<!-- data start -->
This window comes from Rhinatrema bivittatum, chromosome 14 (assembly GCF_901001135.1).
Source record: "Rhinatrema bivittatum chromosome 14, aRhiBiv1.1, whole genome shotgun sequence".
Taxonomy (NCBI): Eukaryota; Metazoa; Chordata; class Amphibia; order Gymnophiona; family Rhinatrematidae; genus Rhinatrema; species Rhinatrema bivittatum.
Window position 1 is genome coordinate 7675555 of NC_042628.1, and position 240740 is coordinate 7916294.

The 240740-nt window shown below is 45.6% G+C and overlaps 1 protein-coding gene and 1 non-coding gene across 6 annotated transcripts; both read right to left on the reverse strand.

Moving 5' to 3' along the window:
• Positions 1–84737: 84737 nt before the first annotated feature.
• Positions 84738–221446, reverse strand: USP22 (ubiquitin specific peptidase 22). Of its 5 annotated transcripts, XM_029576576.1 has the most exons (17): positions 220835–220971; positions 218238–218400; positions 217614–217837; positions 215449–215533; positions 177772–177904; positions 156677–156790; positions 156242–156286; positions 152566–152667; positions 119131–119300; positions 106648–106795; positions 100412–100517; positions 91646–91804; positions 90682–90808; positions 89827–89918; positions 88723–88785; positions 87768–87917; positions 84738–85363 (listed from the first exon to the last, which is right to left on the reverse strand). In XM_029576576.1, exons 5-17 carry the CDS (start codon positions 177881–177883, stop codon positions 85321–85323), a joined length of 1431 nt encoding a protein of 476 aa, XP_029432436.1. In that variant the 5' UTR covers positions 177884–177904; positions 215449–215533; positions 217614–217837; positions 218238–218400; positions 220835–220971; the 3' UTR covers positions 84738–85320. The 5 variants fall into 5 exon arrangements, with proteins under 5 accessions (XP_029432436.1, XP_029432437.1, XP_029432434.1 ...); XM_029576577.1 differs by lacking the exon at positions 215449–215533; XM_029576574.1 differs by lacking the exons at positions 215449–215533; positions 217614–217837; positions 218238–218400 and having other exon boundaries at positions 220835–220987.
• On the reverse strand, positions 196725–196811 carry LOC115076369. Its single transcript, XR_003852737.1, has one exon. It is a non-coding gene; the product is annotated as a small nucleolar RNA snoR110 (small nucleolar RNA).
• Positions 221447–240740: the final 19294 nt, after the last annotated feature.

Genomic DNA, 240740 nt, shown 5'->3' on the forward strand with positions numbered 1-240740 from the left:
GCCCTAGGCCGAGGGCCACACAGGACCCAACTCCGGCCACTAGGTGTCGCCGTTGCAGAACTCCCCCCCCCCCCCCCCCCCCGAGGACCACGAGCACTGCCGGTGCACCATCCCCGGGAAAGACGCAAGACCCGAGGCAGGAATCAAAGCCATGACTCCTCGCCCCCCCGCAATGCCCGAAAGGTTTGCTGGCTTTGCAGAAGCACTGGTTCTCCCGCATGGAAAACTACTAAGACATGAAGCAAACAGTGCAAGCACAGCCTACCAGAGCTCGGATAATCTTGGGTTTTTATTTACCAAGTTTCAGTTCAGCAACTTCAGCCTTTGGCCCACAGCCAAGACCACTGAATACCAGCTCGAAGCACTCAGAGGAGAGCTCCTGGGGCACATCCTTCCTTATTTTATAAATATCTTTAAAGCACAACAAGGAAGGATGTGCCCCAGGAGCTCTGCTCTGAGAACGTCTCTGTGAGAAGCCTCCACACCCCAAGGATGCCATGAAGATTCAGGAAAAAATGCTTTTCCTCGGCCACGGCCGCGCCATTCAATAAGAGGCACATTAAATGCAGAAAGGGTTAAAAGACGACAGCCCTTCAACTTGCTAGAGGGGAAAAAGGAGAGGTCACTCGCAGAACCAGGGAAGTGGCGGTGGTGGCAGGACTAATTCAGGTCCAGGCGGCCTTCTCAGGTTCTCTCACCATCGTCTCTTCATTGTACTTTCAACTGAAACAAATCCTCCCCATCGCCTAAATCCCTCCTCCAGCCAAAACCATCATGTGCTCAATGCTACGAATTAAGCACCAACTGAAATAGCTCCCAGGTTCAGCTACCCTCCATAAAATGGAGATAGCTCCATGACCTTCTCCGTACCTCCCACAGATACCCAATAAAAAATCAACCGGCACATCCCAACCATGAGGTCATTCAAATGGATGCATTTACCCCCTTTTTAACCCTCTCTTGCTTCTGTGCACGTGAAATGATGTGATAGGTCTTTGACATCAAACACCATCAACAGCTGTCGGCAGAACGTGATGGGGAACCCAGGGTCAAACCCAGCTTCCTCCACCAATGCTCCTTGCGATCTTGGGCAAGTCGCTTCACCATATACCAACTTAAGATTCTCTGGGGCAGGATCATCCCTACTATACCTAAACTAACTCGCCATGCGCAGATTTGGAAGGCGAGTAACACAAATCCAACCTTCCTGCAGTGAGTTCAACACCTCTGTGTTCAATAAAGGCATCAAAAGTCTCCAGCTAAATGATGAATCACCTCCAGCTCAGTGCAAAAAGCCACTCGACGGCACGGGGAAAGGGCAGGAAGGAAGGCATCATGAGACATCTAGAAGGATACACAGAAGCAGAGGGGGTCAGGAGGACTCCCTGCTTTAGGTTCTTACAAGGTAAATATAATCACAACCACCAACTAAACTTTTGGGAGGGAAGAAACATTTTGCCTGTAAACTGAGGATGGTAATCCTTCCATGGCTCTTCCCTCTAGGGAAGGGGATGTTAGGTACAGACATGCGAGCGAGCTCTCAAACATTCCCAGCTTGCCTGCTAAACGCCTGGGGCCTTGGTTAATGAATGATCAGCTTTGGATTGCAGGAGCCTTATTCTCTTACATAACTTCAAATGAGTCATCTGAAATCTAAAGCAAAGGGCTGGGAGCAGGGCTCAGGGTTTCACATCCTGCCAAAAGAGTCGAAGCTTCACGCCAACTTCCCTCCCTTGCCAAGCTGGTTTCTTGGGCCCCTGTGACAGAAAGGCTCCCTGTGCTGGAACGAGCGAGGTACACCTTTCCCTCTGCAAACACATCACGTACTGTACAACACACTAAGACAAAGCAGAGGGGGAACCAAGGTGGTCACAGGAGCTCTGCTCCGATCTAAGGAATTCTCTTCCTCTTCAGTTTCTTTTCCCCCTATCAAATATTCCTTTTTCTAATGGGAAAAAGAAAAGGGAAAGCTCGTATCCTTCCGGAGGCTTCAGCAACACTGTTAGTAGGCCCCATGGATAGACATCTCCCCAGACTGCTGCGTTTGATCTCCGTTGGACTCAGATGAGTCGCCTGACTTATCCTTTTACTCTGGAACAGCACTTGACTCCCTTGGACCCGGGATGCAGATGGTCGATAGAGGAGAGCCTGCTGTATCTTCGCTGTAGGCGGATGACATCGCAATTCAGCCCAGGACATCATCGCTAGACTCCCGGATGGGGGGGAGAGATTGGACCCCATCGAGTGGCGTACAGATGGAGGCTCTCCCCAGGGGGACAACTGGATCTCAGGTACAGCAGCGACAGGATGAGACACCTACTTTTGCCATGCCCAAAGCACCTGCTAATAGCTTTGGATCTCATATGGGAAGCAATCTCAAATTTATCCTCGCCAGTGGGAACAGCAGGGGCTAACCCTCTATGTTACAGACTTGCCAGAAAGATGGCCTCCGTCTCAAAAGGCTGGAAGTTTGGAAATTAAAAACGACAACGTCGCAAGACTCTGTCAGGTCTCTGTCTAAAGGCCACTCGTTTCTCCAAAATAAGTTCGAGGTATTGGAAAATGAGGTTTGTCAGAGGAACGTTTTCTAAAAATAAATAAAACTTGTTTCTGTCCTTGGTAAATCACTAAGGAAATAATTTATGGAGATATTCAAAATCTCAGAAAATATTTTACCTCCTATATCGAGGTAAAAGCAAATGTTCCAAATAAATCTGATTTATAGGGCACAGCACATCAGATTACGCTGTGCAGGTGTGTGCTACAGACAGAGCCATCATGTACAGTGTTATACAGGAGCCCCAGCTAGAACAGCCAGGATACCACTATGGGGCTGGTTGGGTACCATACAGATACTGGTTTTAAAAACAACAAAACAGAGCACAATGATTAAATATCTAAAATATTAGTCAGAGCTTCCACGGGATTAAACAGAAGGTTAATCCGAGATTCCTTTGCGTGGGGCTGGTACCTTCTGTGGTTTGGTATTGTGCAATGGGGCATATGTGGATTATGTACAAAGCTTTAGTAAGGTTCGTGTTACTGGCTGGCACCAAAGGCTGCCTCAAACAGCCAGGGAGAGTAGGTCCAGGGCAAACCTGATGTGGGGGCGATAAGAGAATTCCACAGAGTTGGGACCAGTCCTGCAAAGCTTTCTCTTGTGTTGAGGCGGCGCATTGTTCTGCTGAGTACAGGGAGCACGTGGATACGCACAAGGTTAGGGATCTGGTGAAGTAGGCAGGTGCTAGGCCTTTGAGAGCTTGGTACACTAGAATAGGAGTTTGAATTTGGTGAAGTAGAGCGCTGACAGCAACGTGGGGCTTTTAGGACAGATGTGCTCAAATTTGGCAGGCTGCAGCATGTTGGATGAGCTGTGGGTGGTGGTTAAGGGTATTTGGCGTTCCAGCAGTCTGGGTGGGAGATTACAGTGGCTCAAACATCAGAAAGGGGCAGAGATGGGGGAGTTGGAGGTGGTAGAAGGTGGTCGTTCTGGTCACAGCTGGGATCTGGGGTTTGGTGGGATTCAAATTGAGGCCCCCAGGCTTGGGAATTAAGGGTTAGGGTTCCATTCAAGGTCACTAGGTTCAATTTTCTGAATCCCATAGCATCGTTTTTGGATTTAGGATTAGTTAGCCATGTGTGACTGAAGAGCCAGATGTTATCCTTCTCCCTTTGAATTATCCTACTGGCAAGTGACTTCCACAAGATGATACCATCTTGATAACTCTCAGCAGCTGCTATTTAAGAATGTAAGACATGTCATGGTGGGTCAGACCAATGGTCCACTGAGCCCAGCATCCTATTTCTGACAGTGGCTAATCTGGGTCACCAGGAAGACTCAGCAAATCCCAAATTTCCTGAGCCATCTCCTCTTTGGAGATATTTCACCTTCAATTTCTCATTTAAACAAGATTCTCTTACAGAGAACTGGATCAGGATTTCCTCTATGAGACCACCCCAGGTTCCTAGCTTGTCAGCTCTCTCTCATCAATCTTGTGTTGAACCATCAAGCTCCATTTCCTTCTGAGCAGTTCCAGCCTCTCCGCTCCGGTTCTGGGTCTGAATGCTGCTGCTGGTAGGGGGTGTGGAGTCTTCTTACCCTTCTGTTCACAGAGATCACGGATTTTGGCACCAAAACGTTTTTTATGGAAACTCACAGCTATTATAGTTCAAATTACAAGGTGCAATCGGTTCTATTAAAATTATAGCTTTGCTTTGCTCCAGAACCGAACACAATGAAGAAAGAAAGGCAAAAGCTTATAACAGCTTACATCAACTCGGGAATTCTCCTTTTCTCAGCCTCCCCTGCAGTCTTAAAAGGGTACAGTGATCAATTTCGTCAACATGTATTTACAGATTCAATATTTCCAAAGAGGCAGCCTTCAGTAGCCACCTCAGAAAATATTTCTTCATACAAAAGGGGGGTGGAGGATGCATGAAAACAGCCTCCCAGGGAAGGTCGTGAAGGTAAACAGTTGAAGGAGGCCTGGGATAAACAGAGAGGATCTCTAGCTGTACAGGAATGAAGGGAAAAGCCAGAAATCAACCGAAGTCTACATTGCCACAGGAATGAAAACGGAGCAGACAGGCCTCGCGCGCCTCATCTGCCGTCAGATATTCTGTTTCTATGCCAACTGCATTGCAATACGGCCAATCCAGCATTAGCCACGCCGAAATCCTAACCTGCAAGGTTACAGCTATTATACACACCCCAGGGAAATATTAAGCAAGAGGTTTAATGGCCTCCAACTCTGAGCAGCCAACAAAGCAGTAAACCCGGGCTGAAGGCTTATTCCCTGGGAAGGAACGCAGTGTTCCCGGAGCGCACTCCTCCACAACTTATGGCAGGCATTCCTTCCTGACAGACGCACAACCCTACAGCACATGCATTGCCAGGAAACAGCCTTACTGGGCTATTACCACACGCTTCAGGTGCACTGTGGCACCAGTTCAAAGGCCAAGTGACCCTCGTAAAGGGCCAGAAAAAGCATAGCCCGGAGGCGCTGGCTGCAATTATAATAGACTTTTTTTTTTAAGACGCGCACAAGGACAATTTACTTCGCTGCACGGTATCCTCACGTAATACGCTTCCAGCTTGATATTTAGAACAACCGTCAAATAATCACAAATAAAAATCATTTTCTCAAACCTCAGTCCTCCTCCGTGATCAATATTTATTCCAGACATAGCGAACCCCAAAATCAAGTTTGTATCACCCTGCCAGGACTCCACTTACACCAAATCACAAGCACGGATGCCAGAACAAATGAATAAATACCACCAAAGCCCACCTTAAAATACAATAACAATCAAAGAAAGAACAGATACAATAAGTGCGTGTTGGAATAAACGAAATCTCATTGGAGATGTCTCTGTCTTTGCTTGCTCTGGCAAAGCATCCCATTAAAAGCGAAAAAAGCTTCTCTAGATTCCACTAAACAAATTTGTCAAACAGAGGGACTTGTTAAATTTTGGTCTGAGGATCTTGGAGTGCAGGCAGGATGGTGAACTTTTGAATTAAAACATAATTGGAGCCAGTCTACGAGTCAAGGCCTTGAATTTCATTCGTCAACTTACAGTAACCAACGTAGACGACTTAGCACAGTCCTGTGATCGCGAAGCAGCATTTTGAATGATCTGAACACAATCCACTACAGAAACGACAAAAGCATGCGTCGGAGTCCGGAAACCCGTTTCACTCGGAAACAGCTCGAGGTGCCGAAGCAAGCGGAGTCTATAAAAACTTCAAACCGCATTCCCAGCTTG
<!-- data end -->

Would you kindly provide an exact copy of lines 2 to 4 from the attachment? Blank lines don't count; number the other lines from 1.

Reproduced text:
Source record: "Rhinatrema bivittatum chromosome 14, aRhiBiv1.1, whole genome shotgun sequence".
Taxonomy (NCBI): Eukaryota; Metazoa; Chordata; class Amphibia; order Gymnophiona; family Rhinatrematidae; genus Rhinatrema; species Rhinatrema bivittatum.
Window position 1 is genome coordinate 7675555 of NC_042628.1, and position 240740 is coordinate 7916294.